At level 11 the mystic achieves “Psionic Mastery” which grants 9 special psi points to use on disciplines that require an action or bonus action to activate. I will be honest, I find the description of the ability to be very confusing as it adds some special rules and restrictions that don’t make a lot of sense to me. The article mentions that you can spend these points on one discipline or spread it across multiple but you “can’t also spend your normal psi points on these disciplines; you can spend only the special points gained from this feature.” It’s unclear whether this means that when you activate this ability these 9 points are the only points you can use, or rather the disciples you choose to use with these 9 points cannot be bolstered by the character’s psi points. Due to this confusion I can’t really make a true judgement about this ability. At level 11 the character is sufficiently powerful enough to gain a bonus to their spell casting ability so this is pretty normal but giving them 9 points but restricting on where you can spend them seems strange to me. I can only think that the designers found this ability to be overpowered and tried to limit its use for balancing purposes but missed the mark a bit.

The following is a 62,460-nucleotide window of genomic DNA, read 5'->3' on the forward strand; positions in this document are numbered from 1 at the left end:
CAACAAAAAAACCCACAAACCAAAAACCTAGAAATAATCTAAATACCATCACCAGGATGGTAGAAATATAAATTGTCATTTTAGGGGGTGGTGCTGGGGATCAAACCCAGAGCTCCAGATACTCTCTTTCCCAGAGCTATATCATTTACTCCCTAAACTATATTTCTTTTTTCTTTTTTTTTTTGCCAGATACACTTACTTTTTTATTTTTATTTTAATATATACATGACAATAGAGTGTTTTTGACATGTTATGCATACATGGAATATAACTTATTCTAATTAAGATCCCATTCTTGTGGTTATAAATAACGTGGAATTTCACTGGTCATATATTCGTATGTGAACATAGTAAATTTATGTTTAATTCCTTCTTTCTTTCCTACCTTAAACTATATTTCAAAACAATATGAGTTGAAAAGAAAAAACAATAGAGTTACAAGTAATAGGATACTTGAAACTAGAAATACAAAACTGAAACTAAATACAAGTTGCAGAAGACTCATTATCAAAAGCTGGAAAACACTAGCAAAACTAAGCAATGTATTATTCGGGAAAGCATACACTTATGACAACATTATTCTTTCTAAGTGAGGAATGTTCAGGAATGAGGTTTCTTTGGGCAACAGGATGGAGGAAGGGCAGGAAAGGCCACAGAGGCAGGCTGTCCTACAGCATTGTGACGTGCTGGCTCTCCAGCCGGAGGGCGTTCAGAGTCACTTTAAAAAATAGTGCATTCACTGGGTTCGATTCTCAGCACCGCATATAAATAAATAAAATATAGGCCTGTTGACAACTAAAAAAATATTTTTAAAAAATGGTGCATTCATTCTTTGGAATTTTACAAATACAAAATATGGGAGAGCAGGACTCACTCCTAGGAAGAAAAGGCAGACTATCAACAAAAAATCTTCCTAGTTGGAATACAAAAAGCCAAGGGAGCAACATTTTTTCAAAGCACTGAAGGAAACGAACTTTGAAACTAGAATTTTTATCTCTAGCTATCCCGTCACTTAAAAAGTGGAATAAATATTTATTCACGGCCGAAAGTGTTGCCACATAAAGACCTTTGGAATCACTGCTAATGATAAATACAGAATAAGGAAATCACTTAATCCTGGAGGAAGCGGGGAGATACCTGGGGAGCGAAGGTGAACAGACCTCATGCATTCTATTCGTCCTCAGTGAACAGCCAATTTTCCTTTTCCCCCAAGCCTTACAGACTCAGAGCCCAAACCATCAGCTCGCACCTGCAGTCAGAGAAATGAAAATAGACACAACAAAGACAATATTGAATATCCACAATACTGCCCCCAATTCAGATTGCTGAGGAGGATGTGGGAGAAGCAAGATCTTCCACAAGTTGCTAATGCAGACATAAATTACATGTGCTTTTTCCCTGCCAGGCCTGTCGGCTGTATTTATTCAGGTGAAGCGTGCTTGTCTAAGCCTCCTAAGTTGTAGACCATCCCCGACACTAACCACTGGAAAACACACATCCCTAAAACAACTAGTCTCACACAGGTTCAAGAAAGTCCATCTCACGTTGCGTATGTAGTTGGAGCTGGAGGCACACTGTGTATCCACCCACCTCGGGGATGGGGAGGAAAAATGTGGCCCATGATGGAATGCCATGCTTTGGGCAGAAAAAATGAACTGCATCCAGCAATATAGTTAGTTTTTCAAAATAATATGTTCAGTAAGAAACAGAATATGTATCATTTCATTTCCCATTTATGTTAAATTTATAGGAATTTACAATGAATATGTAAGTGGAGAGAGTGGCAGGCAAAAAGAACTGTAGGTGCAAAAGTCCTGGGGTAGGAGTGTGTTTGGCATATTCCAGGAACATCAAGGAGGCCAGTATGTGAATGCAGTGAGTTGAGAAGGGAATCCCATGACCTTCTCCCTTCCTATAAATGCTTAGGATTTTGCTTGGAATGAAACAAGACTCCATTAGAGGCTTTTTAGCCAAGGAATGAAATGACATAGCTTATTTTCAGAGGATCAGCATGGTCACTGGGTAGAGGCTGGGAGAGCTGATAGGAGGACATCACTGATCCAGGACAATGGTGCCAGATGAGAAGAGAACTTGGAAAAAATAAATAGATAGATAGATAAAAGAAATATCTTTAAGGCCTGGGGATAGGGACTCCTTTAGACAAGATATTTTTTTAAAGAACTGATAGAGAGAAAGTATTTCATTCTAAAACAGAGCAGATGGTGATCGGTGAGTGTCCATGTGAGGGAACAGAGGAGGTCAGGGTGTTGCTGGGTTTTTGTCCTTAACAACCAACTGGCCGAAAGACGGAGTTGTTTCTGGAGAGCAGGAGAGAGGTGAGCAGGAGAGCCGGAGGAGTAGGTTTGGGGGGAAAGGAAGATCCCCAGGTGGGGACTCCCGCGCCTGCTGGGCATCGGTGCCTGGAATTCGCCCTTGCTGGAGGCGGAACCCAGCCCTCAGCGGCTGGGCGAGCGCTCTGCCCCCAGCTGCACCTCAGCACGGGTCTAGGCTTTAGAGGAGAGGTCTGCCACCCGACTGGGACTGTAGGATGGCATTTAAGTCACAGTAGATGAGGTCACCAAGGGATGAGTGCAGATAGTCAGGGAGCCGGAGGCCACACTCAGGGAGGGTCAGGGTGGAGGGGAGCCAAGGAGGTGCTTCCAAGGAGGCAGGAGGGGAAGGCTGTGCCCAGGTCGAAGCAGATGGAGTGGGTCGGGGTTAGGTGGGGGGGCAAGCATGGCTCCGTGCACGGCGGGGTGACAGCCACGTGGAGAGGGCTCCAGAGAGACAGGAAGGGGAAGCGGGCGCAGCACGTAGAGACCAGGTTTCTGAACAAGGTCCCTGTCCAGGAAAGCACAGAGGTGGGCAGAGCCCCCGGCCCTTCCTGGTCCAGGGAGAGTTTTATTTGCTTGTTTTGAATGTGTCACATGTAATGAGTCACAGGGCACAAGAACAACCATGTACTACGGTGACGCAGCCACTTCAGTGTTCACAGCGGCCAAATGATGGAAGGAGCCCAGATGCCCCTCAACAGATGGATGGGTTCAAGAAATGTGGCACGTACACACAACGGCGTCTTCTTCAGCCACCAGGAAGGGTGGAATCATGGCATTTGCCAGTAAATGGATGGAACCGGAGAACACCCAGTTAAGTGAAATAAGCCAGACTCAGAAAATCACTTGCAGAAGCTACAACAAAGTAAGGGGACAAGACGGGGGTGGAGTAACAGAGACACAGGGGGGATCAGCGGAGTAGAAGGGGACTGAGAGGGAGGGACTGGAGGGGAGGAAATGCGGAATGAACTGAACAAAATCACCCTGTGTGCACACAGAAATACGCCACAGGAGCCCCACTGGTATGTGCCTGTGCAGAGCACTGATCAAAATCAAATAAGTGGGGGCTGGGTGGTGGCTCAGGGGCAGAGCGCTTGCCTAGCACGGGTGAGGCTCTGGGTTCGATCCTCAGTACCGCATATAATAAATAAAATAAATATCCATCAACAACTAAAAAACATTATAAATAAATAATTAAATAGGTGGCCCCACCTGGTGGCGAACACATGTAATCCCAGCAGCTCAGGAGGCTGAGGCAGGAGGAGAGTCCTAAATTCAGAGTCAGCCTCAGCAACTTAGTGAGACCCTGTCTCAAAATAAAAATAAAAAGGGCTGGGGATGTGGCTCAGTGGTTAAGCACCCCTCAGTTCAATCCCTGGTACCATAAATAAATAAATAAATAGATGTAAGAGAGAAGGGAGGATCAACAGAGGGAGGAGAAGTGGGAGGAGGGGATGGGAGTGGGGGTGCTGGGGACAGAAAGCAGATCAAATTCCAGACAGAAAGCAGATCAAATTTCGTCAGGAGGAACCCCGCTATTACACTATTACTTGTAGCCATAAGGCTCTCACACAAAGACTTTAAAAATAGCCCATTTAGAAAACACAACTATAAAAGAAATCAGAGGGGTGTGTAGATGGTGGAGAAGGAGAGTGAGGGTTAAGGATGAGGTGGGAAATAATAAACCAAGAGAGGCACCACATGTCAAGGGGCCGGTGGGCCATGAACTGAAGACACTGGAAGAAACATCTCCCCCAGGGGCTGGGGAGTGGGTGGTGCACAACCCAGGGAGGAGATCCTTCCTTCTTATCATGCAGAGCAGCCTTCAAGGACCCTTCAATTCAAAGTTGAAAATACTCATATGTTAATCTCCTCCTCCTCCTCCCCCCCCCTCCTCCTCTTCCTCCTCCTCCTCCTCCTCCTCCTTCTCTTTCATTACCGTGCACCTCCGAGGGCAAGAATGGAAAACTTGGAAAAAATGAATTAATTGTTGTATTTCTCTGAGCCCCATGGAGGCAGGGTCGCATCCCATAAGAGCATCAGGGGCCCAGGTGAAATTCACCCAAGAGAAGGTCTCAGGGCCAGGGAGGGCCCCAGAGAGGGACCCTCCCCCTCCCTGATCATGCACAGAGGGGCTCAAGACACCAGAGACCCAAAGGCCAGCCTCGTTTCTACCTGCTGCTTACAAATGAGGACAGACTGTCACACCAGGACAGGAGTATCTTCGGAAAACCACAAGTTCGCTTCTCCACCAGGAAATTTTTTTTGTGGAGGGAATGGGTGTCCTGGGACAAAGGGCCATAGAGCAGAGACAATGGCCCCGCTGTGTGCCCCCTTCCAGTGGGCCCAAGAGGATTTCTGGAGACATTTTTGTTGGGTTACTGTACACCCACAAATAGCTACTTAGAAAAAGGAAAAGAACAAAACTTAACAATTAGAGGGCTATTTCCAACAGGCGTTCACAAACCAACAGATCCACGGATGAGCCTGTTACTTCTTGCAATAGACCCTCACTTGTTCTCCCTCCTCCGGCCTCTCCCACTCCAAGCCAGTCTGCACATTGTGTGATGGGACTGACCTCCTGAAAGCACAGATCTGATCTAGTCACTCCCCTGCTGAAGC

The final class ability at level 20 is pretty epic as we would expect from a character of such power. “Psionic Body” grants the mystic resistance to bludgeoning, piercing, and slashing damage as well as immunity to disease and poison, the character no longer ages, and when your character dies you roll a d20 and if 10 or higher your body discorporates instead of dying and you will reappear a few days later. This is perfectly fine for 20th level and gives some nice flavor to the class.

My overall feelings of this class is that it has some very strong abilities that are either unchecked in their power or improperly restricted. Every class is supposed to have a balance with the others but this seems too strong in most aspects and then limited in confusing ways that make this class hard to understand. The Mystic class has a lot of moving parts to it and it takes a lot of care to introduce a new class that comes with its own new ruleset and I don’t think this UA has really accomplished this. As it stands the class seems like a mess.


Part 1: Psionics

Part 3: Subclasses

Part 4: Talents and Disciplines